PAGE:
Posts Tagged ‘Fun Facts’

  • St. Patrick’s given name was Maewyn Succat; he was born in Britain and he wasn’t always a Christian.  Kidnapped and sold into slavery in Ireland when he was 16, it’s believed that he formed his religious beliefs during this time.  After escaping back to England, he became ordained as a priest and then returned to Ireland to convert the Celts to Christianity.
  • Shamrocks have long been associated with St. Patrick because legend has it that he used a three-leaved clover or shamrock to explain the concept of The Holy Trinity – The Father, The Son and The Holy Spirit – and how they could all exist as separate elements of the same entity.
  • Why do we wear green?  Most sources credit the shamrock: St. Patrick’s followers adopted the custom of wearing a shamrock on his feast day, which led to the phrase and later the song “the wearing of the green“.  As going all-out-green seems to be a U.S. tradition, there’s also the possibility that those of us wishing to become Irish for the day have chosen the green of the Irish flag to express our Irishness.  Superstition may also play a part — word on the street is that if you wear green a leprechaun can’t see you, but if you don’t wear green he’ll see you and pinch you.
  • Where does the saying “Kiss me, I’m Irish” come from?  This one’s a bit tricky to nail down but the consensus seems to be that kissing the Blarney Stone brings you good luck, but if you can’t kiss the Blarney Stone, the next best thing is to kiss an Irish person.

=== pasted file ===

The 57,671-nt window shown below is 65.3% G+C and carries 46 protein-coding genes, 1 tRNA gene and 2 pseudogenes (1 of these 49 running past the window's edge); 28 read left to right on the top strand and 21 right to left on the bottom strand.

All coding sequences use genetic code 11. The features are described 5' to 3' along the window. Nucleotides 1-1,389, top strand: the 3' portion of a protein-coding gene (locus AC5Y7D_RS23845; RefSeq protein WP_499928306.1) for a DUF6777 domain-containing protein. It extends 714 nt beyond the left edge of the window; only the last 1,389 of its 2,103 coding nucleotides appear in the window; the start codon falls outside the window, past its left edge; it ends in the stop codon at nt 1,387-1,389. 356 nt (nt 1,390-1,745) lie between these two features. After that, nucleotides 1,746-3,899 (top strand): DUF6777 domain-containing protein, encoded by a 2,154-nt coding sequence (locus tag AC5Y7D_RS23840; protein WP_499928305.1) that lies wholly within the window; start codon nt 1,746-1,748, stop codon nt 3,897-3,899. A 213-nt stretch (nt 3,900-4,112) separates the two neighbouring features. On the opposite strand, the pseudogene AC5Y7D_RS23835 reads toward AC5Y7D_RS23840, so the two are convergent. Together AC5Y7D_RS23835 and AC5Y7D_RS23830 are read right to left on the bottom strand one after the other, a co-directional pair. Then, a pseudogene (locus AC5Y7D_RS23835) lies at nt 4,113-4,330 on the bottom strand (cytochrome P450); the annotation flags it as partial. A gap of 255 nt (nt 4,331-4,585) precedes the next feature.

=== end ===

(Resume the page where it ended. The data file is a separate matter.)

Lá Fhéile Pádraig Shona dhuit/dhaoibh or Lá le Pádraig dhuit/dhaoibh

(Happy St. Patrick’s Day to you!)

For Further Reading:  Discover Ireland, Basic Irish Language, Maewn Succat

Image courtesy of Squidoo.com

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Clip art copyrighted by Bobbie Peachey, http://webclipart.about.com

Okay, this post is less than timely — apparently I need more than one extra day in the month of February!  Just for fun, here are a few random bits of trivia about Leap Year.

  • Every year divisible by four is a leap year except full centuries, which must be evenly divisible by 400.  1700, 1800 and 1900 were not leap years, but 2000 was.  Blame Earth’s orbit;  it takes 365.2422 days to orbit the sun.  If it took exactly 365.25 days, every fourth year would work.  Since it takes a little less time than that however, it was decided to lose three Leap Days every 400 years to even things out.
  • According to folk tradition, leap years presented the only opportunity for women to propose marriage to men.  Going along with this, a man proposed to during this time was obligated to offer her a nice gift if he chose to decline the proposal:  perhaps a few pairs of gloves to help her conceal the fact that there was no ring on her finger?
  • People born on February 29 are sometimes called Leaplings or Leapers.  On non-leap-day-years they often acknowledge their birthday as either February 28 or March 1.  My guess is that most kids clamor for a February 28th celebration — what child would want to wait a day longer than necessary to have a birthday party?

For Further Reading:  The Privilege of Ladies, How Do We Calculate Leap Years?, Chase’s Calendar of Events

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